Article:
To use all functions of this page, please activate cookies in your browser.
With an accout for my.chemeurope.com you can always see everything at a glance – and you can configure your own website and individual newsletter.
- My watch list
- My saved searches
- My saved topics
- My newsletter
Schoepite, empirical formula (UO2)4O(OH)6 • 6H2O) is a rare alteration product of uraninite in hydrothermal uranium deposits it also may form directly from ianthinite. The mineral presents as a transparent to translucent yellow, lemon yellow, brownish yellow, or amber orthorhombic tabular crystals. Although over 20 other crystal forms have been noted; rarely in microcrystalline aggregates. When exposed to air schoepite converts over a short time to the metaschoepite form (UO3 • nH2O, n < 2) within a few months of being exposed to ambient air. samples are strongly radioactive α-particles and β-particles, γ-rays.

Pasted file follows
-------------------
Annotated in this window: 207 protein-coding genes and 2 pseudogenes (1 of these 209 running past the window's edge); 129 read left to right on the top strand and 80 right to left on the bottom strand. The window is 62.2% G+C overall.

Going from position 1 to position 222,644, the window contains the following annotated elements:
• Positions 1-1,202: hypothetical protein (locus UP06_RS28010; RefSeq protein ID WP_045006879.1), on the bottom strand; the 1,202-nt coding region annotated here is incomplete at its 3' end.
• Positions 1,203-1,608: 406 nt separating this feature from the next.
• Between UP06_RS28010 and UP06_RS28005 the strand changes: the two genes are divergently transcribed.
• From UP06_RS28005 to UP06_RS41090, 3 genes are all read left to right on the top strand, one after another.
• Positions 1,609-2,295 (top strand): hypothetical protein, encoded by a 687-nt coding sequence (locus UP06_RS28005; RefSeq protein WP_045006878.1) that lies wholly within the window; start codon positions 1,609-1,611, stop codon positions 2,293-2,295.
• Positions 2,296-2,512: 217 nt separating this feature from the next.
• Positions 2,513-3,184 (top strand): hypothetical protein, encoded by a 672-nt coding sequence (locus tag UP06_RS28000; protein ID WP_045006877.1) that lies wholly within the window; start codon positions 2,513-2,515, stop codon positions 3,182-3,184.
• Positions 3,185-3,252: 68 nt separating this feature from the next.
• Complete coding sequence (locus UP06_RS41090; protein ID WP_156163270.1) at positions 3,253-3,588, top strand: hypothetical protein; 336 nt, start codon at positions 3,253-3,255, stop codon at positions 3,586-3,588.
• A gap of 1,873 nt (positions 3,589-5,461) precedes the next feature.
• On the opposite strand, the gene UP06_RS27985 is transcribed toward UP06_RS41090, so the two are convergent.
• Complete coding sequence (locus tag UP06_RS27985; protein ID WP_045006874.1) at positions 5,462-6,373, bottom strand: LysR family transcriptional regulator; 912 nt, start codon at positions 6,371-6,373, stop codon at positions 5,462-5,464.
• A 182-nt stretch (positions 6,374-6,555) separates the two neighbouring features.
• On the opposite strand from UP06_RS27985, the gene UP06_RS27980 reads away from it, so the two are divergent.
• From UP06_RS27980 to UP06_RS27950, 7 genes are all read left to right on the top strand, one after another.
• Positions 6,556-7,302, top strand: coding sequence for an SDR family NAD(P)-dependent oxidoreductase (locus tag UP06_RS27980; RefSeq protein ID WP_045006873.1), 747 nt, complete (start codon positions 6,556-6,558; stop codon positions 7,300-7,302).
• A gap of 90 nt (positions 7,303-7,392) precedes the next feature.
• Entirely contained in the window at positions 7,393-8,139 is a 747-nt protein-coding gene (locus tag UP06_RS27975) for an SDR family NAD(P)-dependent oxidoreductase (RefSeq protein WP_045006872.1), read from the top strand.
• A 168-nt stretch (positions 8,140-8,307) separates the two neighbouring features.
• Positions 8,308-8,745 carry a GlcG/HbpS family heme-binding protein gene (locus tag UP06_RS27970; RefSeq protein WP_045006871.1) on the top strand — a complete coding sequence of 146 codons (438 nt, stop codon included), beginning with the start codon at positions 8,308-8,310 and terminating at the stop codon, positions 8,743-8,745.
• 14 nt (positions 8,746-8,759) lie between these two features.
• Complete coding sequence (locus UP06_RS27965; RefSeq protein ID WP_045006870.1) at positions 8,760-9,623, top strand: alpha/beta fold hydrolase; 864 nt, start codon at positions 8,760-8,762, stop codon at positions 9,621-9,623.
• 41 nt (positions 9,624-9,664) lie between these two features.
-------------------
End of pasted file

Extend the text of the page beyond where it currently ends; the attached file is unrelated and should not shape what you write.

Additional recommended knowledge
The hardness is 2.5, density is 4.8, and it streaks yellow.
It was first described from specimens from Shinkolobwe Mine in Zaïre in 1923, several additional localities are known.
Schoepite was named to honor Alfred Schoep (1881-1966), Professor of Mineralogy at the University of Ghent, Belgium, who contributed much to the mineralogy of uranium.
|This article is licensed under the GNU Free Documentation License. It uses material from the Wikipedia article "Schoepite". A list of authors is available in Wikipedia.|